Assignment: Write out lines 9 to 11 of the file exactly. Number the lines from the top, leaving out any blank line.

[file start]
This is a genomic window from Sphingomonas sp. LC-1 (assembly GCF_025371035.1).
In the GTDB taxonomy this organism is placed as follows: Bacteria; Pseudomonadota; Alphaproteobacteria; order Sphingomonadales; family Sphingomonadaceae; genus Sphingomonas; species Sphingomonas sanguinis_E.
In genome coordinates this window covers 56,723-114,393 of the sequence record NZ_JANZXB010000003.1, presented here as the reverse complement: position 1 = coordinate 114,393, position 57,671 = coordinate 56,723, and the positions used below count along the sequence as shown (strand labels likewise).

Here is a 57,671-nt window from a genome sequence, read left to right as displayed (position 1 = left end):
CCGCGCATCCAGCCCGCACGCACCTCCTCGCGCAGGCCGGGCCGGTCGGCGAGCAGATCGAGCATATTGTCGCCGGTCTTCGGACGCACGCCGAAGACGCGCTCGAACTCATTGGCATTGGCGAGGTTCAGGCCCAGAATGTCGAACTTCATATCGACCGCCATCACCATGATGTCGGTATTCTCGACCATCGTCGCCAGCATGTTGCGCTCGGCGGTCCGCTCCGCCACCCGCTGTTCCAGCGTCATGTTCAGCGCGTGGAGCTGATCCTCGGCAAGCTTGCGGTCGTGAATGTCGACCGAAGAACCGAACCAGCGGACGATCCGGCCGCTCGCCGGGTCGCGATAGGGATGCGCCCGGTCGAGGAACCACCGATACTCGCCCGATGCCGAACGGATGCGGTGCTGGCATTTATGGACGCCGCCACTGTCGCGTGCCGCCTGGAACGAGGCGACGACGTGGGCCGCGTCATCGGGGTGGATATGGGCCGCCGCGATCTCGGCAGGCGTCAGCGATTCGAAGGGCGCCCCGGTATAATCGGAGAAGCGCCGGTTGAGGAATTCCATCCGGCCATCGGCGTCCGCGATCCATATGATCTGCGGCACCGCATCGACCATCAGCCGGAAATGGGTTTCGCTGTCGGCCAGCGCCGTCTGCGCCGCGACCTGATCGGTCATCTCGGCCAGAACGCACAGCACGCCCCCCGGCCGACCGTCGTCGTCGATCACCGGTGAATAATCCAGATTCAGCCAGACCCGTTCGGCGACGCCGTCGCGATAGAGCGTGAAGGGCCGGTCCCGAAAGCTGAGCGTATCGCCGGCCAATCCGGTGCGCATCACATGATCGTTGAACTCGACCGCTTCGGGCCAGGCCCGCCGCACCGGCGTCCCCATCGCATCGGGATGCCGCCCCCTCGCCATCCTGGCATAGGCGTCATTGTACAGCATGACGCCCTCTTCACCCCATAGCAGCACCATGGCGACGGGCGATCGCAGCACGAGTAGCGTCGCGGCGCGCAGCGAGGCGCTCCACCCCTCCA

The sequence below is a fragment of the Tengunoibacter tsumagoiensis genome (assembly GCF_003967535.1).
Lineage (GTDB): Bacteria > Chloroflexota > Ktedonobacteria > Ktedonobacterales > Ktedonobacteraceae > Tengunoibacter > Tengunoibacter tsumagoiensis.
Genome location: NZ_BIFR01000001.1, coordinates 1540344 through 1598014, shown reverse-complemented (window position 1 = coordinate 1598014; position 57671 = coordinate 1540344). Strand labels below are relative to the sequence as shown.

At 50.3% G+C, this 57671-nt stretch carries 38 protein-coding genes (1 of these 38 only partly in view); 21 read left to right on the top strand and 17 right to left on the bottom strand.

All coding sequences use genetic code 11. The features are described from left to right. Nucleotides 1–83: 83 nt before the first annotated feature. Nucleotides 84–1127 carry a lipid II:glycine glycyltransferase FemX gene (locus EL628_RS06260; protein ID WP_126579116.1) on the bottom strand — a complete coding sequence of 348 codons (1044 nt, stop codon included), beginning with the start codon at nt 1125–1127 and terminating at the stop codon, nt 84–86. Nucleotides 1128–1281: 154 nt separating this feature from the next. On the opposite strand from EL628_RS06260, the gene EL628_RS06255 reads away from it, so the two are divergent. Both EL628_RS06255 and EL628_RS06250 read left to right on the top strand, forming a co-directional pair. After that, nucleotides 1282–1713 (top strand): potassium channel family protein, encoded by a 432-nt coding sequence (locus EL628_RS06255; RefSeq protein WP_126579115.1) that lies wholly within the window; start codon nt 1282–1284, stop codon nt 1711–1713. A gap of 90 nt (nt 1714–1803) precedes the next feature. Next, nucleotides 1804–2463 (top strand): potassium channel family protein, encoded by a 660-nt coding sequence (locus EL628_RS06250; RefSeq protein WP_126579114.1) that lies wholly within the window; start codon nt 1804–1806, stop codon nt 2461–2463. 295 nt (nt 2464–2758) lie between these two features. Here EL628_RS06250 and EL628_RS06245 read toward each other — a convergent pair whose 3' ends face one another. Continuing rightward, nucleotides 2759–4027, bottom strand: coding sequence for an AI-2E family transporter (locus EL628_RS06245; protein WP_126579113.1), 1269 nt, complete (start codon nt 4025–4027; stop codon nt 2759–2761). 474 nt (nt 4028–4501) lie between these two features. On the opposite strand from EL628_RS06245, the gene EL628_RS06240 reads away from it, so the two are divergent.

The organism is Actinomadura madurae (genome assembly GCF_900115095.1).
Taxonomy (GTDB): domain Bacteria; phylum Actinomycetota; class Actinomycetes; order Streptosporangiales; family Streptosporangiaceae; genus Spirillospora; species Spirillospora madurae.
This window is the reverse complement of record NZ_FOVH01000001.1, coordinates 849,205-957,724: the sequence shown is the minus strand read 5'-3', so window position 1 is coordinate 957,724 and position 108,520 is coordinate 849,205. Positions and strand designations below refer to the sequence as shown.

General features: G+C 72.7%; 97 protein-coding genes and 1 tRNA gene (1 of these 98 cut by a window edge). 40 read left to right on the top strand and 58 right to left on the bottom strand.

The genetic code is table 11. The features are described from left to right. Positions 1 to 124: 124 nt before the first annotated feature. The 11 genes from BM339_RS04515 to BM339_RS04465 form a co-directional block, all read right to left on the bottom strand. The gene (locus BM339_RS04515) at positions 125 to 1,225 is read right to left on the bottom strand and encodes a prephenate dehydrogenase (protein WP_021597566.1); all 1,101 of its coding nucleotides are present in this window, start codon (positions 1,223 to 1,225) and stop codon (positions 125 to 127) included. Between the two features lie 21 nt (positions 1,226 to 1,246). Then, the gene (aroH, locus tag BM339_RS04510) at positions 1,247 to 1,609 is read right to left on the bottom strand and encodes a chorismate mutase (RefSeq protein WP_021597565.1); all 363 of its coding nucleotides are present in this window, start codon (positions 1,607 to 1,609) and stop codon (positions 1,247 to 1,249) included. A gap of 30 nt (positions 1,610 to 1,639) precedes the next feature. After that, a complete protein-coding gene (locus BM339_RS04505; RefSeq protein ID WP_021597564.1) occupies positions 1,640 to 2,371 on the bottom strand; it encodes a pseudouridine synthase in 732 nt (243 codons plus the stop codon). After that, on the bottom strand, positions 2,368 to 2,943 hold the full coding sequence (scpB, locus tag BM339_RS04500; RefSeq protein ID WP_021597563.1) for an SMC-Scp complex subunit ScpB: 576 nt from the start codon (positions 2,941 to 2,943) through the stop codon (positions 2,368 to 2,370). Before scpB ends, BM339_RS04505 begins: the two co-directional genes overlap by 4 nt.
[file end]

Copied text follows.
At 50.3% G+C, this 57671-nt stretch carries 38 protein-coding genes (1 of these 38 only partly in view); 21 read left to right on the top strand and 17 right to left on the bottom strand.

All coding sequences use genetic code 11. The features are described from left to right. Nucleotides 1–83: 83 nt before the first annotated feature. Nucleotides 84–1127 carry a lipid II:glycine glycyltransferase FemX gene (locus EL628_RS06260; protein ID WP_126579116.1) on the bottom strand — a complete coding sequence of 348 codons (1044 nt, stop codon included), beginning with the start codon at nt 1125–1127 and terminating at the stop codon, nt 84–86. Nucleotides 1128–1281: 154 nt separating this feature from the next. On the opposite strand from EL628_RS06260, the gene EL628_RS06255 reads away from it, so the two are divergent. Both EL628_RS06255 and EL628_RS06250 read left to right on the top strand, forming a co-directional pair. After that, nucleotides 1282–1713 (top strand): potassium channel family protein, encoded by a 432-nt coding sequence (locus EL628_RS06255; RefSeq protein WP_126579115.1) that lies wholly within the window; start codon nt 1282–1284, stop codon nt 1711–1713. A gap of 90 nt (nt 1714–1803) precedes the next feature. Next, nucleotides 1804–2463 (top strand): potassium channel family protein, encoded by a 660-nt coding sequence (locus EL628_RS06250; RefSeq protein WP_126579114.1) that lies wholly within the window; start codon nt 1804–1806, stop codon nt 2461–2463. 295 nt (nt 2464–2758) lie between these two features. Here EL628_RS06250 and EL628_RS06245 read toward each other — a convergent pair whose 3' ends face one another. Continuing rightward, nucleotides 2759–4027, bottom strand: coding sequence for an AI-2E family transporter (locus EL628_RS06245; protein WP_126579113.1), 1269 nt, complete (start codon nt 4025–4027; stop codon nt 2759–2761). 474 nt (nt 4028–4501) lie between these two features. On the opposite strand from EL628_RS06245, the gene EL628_RS06240 reads away from it, so the two are divergent.

The organism is Actinomadura madurae (genome assembly GCF_900115095.1).